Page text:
In her unabashedly feminist experimental film Ella Freigang (pronounced ‘fry’) explores questions of femininity, what it means to become a woman, and the expectations around being a feminine woman. Does being feminine mean you are married? Have a child? Is it because you bleed? Like many fine works of art Ms. Hart’s School for Young Women asks these questions persistently without providing a straight answer. It invites us to query ourselves, to ask what we experience as ‘womanhood’, and where that comes from.
Freigang’s film is divided into several distinct parts that track the coming of age of a young girl. She uses grapefruits and watermelons as effective stand-ins for the female organ(s) in a light-hearted yet pointed way.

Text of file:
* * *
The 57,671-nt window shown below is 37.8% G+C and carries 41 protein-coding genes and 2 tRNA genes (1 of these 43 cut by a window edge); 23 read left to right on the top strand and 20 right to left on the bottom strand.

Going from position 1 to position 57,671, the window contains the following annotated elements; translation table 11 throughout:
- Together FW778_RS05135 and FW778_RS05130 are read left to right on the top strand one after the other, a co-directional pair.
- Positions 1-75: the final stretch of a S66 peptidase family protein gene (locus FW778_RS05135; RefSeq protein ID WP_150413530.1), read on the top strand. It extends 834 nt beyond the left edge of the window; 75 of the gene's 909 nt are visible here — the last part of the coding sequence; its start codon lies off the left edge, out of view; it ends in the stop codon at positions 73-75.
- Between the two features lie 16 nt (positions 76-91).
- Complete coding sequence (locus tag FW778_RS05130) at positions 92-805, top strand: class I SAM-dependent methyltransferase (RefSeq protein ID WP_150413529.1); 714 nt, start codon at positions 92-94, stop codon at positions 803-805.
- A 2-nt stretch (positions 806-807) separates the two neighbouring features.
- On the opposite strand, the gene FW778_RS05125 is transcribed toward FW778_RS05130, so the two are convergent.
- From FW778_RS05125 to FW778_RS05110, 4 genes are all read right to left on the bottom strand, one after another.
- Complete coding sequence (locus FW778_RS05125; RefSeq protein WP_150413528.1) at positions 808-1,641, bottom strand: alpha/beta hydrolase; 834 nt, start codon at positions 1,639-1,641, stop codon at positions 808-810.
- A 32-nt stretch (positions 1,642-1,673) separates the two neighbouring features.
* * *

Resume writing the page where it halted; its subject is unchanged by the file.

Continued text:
Of particular note is a scene where a woman (with the camera cutting her off at the neck) stands in a suburban driveway stroking an obviously fake baby bump. As she strokes her belly a male voice-over describes different states of child bearing and matrimony before her “belly” falls out and splats on the ground.
Only a watermelon after all.
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